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Old 05-31-2005, 01:42 PM
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They used to say, "Slam your hand in the door before you drive one" Because if it wasn't screamin and you weren't bangin gears like a madman those things wouldn't make enough power to go anywhere.
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Old 05-31-2005, 01:54 PM
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Originally posted by nickleinonen
you are mistaken, that NOISE should be MUSIC

emd 2 cycles i work on daily [645v 12-20 cylinders, 710v 16 cylinders, and i think we have 1 or 2 567v12 kicking around]...

the proper term is blower on a 2 cycle diesel engine, not supercharger... if the 2 cycle diesel has a blower alone, and no turbocharger on top of it, it is a naturally asperated engine. without the blower, the engine will not idle [although, with a turbo, under load, with the blower quill shaft broken, the engine will continue to pull]

some pics...

emd 710v16 engine rear geartrain. the center gear there below the 2 camshaft gears drives the turbocharger geartrain
backside of a emd turbocharger. you can see the turbocharger geartrain. there is a sprag type overrunning clutch in there [and there is also on some models an overriding clutch on the drive gear from the first pic link]
pic looking inside an emd 2 cycle liner the ports are the intakes, and all 4 valves are exhaust
This is "almost" on topic, but since you brought up gear driven turbochargers, a co-worker back in the 70's once told me that the cold-war era diesel-electric sub he was on in the USN had an airplane altimeter mounted in the engine room. Charley said it was necessary for the engineman to watch the altimeter closely when operating Snorkel in heavy seas. The snorkel would snap shut when a wave would cover the snorkel tube and those diesels would still be guzzling the air in the boat (much to the crew's discomfort).
The altimeter would start spinning and they had to watch out that they didn't let it get too "high" in altitude before throttling back on the engines. Eventually the snorkel would open up and intake (ear?) pressure would return to normal, he said this was necessary because the engines that they had in their sub were prone to wrecking their gear train on the turbocharger if they let it get too "high" in altitude.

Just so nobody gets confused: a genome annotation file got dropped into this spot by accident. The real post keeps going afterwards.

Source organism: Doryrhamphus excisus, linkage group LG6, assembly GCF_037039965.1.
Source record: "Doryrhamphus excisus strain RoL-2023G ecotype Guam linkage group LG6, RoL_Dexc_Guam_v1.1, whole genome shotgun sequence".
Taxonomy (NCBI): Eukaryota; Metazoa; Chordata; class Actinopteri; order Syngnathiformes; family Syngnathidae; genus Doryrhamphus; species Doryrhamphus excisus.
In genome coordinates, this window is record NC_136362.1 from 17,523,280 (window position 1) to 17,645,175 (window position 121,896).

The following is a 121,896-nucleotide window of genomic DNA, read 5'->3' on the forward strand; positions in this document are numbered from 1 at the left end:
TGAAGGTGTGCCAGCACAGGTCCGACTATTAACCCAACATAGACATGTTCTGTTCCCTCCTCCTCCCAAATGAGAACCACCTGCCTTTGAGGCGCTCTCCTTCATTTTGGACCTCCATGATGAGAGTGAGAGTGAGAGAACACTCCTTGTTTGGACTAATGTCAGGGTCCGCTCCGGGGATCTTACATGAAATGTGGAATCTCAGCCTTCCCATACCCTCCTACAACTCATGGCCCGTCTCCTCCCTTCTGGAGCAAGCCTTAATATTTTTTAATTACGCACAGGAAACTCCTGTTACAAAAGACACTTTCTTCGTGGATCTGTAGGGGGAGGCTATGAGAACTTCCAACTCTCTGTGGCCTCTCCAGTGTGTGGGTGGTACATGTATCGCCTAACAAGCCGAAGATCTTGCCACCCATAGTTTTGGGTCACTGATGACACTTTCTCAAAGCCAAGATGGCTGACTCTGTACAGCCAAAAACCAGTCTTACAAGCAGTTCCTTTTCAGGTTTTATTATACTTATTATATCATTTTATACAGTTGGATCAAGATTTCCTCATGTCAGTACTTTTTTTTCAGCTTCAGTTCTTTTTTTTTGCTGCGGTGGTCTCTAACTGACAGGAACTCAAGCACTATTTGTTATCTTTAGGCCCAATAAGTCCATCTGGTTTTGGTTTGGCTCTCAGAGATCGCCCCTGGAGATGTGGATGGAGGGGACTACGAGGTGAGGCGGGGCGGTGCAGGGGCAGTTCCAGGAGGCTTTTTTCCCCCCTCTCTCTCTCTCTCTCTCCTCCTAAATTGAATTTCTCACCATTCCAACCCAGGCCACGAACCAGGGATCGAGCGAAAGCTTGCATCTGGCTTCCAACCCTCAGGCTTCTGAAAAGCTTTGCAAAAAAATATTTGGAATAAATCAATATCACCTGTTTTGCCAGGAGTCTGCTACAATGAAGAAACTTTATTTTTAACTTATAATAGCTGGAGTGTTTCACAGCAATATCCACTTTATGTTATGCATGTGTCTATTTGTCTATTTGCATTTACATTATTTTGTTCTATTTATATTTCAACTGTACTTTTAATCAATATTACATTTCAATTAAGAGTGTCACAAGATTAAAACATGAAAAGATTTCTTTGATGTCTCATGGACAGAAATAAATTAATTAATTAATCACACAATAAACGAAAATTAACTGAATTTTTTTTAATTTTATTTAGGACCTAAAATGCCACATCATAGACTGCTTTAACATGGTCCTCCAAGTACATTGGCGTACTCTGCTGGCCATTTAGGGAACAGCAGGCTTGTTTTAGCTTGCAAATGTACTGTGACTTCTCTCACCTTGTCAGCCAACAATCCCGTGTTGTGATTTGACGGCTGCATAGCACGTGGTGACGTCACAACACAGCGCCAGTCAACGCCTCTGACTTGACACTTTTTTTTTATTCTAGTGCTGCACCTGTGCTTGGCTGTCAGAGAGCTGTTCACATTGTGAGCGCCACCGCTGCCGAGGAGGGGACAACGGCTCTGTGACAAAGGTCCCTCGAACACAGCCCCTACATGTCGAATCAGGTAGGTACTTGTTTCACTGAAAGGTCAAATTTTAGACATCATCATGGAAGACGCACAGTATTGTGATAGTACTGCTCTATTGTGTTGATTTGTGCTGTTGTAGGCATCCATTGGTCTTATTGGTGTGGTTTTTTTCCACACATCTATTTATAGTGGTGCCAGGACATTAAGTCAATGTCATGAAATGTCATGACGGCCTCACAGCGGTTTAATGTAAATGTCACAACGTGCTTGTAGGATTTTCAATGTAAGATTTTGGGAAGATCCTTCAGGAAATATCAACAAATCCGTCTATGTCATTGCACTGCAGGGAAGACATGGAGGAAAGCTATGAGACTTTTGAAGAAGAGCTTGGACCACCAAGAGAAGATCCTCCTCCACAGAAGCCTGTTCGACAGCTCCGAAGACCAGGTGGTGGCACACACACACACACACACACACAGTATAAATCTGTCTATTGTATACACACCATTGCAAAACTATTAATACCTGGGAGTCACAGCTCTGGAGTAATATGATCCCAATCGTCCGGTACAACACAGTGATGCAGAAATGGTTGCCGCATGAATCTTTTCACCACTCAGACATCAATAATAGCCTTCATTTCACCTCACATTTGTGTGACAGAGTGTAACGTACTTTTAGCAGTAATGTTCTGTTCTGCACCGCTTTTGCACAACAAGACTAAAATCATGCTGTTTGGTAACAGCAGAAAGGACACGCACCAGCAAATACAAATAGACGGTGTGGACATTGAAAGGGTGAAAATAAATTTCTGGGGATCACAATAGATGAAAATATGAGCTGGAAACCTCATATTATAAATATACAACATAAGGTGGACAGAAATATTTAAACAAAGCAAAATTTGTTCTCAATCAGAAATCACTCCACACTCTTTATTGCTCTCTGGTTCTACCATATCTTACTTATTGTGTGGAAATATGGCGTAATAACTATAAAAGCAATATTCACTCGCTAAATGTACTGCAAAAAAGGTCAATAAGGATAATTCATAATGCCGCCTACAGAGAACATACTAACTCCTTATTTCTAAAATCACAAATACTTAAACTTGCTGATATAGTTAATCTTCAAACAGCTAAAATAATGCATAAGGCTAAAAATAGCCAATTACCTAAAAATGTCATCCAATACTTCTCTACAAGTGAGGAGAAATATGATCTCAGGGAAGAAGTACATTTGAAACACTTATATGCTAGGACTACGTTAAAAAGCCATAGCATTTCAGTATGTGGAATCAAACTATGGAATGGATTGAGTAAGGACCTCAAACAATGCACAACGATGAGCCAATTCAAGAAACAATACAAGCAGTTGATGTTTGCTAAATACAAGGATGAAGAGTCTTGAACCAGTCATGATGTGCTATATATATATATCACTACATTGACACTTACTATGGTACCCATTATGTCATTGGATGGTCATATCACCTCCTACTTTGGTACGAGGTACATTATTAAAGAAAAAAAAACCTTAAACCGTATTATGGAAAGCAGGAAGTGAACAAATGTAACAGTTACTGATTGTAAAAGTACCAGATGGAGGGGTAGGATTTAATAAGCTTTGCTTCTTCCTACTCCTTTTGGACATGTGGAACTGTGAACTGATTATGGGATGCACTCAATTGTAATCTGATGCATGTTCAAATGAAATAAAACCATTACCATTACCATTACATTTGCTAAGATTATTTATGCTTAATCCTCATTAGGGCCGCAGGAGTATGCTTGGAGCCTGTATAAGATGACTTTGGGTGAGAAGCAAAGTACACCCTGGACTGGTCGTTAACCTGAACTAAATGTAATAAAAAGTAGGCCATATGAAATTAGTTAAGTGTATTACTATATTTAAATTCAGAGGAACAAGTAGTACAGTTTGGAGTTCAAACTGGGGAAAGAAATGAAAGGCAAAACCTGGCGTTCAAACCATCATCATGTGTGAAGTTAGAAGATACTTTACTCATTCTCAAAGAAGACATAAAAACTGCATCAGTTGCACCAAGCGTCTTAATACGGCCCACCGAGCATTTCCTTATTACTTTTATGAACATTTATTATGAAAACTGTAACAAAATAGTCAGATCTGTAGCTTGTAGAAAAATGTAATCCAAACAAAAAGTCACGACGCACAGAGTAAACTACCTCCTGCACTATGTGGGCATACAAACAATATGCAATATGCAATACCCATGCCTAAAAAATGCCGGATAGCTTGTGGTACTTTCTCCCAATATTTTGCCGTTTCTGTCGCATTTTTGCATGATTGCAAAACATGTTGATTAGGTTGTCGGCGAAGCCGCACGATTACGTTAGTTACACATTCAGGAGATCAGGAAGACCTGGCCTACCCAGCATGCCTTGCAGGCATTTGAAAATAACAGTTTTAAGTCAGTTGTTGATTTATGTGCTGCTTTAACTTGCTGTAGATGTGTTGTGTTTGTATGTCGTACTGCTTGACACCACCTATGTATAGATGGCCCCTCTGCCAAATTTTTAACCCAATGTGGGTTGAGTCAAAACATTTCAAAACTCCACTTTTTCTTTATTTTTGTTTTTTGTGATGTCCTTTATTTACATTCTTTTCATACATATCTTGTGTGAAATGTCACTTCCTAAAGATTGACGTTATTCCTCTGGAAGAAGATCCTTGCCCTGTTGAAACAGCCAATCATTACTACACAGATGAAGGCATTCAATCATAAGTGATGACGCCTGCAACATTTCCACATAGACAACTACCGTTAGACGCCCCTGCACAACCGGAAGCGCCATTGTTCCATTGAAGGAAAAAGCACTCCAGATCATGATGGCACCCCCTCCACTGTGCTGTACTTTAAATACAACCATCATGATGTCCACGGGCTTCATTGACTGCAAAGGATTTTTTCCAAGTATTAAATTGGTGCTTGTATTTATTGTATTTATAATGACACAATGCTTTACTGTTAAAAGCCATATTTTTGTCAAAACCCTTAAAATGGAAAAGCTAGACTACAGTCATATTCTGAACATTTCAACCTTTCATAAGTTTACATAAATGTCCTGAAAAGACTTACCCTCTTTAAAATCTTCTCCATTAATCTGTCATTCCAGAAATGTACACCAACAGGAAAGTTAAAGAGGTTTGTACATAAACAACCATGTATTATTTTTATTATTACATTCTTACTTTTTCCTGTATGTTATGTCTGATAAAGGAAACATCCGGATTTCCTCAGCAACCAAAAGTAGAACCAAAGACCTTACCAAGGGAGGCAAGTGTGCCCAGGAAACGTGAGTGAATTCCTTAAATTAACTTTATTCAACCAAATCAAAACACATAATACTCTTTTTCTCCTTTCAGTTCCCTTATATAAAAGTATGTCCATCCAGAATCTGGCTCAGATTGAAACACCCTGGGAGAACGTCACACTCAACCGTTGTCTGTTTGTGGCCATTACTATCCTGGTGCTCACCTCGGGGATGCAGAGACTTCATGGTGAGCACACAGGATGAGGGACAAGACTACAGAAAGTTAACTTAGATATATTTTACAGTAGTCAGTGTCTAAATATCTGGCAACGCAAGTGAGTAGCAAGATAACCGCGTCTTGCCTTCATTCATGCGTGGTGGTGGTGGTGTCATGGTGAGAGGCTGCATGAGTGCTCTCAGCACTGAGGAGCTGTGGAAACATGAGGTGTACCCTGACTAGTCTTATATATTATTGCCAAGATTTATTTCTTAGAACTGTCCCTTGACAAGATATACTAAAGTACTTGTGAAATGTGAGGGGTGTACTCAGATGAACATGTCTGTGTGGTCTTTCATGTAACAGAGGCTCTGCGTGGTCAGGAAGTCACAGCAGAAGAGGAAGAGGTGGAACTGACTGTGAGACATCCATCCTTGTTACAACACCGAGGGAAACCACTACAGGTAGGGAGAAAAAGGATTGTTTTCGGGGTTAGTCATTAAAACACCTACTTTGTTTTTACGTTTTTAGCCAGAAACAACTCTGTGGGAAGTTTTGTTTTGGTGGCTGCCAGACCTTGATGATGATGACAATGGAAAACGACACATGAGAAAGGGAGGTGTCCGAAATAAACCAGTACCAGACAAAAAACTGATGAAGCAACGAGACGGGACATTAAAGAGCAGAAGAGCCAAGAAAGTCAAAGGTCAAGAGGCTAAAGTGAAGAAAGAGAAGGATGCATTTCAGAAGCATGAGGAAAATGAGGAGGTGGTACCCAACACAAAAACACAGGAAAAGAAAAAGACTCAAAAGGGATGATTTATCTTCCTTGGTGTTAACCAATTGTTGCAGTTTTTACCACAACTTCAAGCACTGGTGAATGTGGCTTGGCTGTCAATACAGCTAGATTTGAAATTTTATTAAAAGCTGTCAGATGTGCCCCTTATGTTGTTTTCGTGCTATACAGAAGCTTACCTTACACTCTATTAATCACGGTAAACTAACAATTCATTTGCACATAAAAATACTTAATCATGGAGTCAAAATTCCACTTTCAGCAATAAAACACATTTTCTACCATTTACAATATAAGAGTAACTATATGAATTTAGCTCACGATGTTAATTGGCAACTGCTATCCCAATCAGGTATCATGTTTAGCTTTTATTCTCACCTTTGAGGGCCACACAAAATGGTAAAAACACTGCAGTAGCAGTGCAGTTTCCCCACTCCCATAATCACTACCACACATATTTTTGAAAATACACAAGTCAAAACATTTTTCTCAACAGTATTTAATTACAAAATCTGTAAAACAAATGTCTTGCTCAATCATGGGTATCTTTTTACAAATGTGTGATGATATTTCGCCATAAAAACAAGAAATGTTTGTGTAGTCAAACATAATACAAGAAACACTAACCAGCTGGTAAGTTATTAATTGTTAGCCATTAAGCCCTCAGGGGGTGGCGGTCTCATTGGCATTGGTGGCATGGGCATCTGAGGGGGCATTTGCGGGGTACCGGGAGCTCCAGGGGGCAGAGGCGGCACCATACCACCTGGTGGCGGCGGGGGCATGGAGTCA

I realize your locomotives don't run underwater but have you heard of this before?

K.
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Old 05-31-2005, 03:32 PM
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I drove an 11 yard concrete mixer with the screaming 2 stroke Detroit under the hood . Boss said to run it like you were trying to blow it up ,sure liked that !!! Got better fuel economy than ANY of our Cummins trucks and would outrun all of them EMPTY but with a load on the Cummins was always king !! Pigs had no low end but man that mid range was awesome !! Motors would only last 60,000 miles or so before needing rebuild and one left me on the side of the interstate with 11 yards of crete on board . Tooling along at 60 mph all of a sudden smoke in cab and everywhere , head cracked filled cylinder with antifreeze . You wouldn't believe how scared I was when my cheap boss decided to tow truck back with another mixer using the cable for pulling out stuck trucks that is only 8 ft or so !!! That definately had a pucker factor of about 8 being towed with a stinking cable 15 miles on interstate with an unstable 75,000 lb truck !!! Long live the oil leaking beasts !!
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Old 05-31-2005, 09:19 PM
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Anyone know of a sound byte on the internet of a detroit. I'm a little young to have heard them on the road but I've heard about them alot. Supposedly some of the excavating companies around here still use them on jobsites. Guess my tons turnin into too much of a city, can't even drive around a loud smoky oil leaking hulk. Who wouldn't like that?????
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Old 05-31-2005, 09:27 PM
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A while back, some body posted a site that had a bunch of sound clips of 2-stroke diesels working in the field and on the dyno. It was awsome. And sound clips of a 2-stroke big rig sled puller warming up, idling. Ive been searching FOREVER online and cant find them!!!!!!!!!! Somebody please hellllllppp! I need my clips!!!
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Old 06-01-2005, 12:08 AM
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Dont forget that detroits will run backwards too. ask me how i know
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Old 06-01-2005, 04:41 AM
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Originally posted by DZLPWR
A while back, some body posted a site that had a bunch of sound clips of 2-stroke diesels working in the field and on the dyno. It was awsome. And sound clips of a 2-stroke big rig sled puller warming up, idling. Ive been searching FOREVER online and cant find them!!!!!!!!!! Somebody please hellllllppp! I need my clips!!!

link to 2 cycle green grenade sound clips
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Old 06-01-2005, 05:07 AM
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I felt so important after I read that request because I figured I would be the only one that still had that link!! LOL Ron